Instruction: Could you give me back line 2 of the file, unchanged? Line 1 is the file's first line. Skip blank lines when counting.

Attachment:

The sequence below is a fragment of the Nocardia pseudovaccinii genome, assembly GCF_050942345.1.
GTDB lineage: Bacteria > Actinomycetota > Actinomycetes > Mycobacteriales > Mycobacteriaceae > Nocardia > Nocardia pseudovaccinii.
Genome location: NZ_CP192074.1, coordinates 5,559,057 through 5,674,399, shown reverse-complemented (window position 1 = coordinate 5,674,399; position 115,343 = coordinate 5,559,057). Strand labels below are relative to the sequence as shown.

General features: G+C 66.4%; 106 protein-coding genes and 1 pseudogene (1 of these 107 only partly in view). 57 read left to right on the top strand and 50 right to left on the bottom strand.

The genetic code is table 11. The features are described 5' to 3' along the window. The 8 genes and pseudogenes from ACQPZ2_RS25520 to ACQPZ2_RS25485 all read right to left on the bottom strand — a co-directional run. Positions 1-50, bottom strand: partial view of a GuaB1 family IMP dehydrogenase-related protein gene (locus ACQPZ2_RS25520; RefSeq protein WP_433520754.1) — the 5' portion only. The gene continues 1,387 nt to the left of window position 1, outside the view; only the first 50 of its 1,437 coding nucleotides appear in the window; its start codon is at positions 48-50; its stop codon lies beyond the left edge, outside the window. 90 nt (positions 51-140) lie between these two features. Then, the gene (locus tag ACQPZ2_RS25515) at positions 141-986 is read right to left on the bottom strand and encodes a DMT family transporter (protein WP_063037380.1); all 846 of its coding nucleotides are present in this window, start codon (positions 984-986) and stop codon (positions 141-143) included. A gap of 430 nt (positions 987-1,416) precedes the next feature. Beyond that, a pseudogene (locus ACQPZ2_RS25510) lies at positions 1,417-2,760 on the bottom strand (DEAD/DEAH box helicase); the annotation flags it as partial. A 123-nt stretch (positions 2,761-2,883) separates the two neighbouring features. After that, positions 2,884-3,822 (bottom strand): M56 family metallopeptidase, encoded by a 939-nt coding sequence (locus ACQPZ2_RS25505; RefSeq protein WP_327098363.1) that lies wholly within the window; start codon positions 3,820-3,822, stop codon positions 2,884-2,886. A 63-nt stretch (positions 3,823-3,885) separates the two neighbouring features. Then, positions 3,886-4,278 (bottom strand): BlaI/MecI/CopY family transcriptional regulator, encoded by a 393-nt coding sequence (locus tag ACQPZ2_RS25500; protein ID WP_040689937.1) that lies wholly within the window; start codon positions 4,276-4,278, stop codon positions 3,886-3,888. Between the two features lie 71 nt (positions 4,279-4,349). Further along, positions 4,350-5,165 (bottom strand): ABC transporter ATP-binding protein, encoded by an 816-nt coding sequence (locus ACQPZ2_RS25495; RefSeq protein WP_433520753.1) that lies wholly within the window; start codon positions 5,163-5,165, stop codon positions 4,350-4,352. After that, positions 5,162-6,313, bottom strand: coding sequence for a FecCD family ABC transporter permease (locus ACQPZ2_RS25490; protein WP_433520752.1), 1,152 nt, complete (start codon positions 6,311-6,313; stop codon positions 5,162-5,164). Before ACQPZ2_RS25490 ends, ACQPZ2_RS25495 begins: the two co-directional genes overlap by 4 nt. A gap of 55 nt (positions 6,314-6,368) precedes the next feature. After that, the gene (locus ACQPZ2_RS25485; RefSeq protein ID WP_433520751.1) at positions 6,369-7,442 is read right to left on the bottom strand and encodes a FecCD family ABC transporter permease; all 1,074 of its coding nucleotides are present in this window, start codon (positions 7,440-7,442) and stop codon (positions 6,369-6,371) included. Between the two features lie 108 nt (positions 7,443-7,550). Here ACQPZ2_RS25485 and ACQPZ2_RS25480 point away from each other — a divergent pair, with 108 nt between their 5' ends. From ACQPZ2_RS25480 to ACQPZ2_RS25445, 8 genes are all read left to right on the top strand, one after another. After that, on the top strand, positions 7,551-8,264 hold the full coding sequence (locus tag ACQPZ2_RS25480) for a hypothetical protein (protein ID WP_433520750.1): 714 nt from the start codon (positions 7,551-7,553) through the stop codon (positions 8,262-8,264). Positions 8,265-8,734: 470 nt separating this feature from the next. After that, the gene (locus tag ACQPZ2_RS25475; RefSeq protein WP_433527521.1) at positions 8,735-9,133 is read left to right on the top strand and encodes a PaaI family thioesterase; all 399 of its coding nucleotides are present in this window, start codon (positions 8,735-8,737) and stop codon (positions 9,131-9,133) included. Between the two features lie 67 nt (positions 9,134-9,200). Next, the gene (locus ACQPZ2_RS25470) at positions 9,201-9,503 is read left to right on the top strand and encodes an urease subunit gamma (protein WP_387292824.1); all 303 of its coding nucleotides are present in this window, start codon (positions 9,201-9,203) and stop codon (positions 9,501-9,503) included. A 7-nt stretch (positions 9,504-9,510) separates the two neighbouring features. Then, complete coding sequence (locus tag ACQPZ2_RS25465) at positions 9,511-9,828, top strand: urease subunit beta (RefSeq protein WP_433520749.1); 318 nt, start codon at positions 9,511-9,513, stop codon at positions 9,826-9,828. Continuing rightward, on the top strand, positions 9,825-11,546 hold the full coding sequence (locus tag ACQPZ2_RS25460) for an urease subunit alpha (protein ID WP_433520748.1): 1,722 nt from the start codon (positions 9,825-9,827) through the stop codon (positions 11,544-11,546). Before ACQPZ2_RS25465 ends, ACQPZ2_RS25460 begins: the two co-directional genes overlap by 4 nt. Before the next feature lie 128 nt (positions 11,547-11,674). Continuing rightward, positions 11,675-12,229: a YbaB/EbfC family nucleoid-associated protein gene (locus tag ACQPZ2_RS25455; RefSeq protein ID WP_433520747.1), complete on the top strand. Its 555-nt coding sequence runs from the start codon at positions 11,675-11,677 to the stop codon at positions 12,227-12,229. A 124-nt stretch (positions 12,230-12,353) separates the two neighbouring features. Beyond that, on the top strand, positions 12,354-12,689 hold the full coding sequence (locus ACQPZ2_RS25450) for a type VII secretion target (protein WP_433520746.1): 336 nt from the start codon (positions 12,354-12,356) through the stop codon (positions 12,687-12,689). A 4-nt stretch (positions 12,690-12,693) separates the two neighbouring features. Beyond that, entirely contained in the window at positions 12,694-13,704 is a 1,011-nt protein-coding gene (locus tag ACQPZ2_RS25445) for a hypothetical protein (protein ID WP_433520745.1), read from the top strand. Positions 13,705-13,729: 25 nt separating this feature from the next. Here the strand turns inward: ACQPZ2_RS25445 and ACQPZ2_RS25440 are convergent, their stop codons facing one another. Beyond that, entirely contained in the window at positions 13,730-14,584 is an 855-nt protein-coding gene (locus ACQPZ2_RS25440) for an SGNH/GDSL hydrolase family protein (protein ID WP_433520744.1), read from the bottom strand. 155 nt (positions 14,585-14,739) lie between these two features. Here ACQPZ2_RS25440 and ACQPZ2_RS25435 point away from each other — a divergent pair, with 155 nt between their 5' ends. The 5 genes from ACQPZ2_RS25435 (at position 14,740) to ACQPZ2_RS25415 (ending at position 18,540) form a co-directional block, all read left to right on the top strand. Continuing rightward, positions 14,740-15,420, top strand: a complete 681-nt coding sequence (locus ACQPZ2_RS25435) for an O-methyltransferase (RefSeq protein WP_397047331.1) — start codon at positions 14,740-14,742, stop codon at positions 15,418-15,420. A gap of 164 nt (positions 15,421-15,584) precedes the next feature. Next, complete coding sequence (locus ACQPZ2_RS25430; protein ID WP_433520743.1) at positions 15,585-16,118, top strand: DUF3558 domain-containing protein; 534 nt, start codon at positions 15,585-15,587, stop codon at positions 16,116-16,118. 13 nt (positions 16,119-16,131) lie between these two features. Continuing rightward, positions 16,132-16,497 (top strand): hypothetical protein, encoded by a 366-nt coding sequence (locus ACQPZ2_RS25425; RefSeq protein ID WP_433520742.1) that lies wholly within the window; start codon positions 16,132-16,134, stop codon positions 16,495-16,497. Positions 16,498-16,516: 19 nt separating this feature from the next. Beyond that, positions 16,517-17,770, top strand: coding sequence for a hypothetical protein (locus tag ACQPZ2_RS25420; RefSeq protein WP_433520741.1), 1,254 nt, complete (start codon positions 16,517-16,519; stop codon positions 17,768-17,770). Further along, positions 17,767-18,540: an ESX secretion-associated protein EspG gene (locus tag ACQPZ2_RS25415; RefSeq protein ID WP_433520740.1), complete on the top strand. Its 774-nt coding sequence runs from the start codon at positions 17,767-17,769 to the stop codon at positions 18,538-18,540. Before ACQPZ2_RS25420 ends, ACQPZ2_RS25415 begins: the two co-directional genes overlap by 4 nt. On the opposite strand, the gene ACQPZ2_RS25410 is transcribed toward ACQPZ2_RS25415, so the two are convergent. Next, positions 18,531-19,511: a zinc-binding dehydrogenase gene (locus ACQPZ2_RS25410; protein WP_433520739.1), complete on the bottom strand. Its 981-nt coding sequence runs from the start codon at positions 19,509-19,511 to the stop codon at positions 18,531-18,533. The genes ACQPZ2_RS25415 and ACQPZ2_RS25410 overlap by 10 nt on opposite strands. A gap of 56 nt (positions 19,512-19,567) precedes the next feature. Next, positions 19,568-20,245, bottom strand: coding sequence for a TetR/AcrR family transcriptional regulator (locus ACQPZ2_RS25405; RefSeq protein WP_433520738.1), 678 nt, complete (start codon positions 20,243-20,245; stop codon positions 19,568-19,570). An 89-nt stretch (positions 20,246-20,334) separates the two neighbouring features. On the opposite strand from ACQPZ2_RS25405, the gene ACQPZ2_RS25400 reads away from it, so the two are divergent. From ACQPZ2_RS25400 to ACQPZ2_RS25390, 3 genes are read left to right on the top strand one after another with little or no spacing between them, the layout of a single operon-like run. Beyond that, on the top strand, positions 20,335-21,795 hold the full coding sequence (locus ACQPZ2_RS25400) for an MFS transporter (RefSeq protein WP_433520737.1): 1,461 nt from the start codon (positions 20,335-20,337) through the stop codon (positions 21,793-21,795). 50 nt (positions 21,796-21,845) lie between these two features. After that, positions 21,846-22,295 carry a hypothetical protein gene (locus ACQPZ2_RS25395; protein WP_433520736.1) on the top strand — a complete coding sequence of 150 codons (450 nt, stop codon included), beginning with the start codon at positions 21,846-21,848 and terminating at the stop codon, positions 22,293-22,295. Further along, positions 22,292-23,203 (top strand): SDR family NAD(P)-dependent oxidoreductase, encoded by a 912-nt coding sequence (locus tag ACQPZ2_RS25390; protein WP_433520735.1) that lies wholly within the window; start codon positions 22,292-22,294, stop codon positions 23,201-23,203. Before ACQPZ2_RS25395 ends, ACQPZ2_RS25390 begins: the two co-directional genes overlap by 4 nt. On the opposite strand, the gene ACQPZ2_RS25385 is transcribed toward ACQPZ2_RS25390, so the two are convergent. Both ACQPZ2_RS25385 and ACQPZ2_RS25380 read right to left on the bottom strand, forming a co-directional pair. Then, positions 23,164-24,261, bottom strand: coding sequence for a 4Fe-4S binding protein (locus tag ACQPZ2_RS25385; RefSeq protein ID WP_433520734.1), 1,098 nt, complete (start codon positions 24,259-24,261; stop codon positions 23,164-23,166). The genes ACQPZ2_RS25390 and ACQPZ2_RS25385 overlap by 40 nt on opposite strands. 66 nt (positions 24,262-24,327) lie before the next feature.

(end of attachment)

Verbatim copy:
GTDB lineage: Bacteria > Actinomycetota > Actinomycetes > Mycobacteriales > Mycobacteriaceae > Nocardia > Nocardia pseudovaccinii.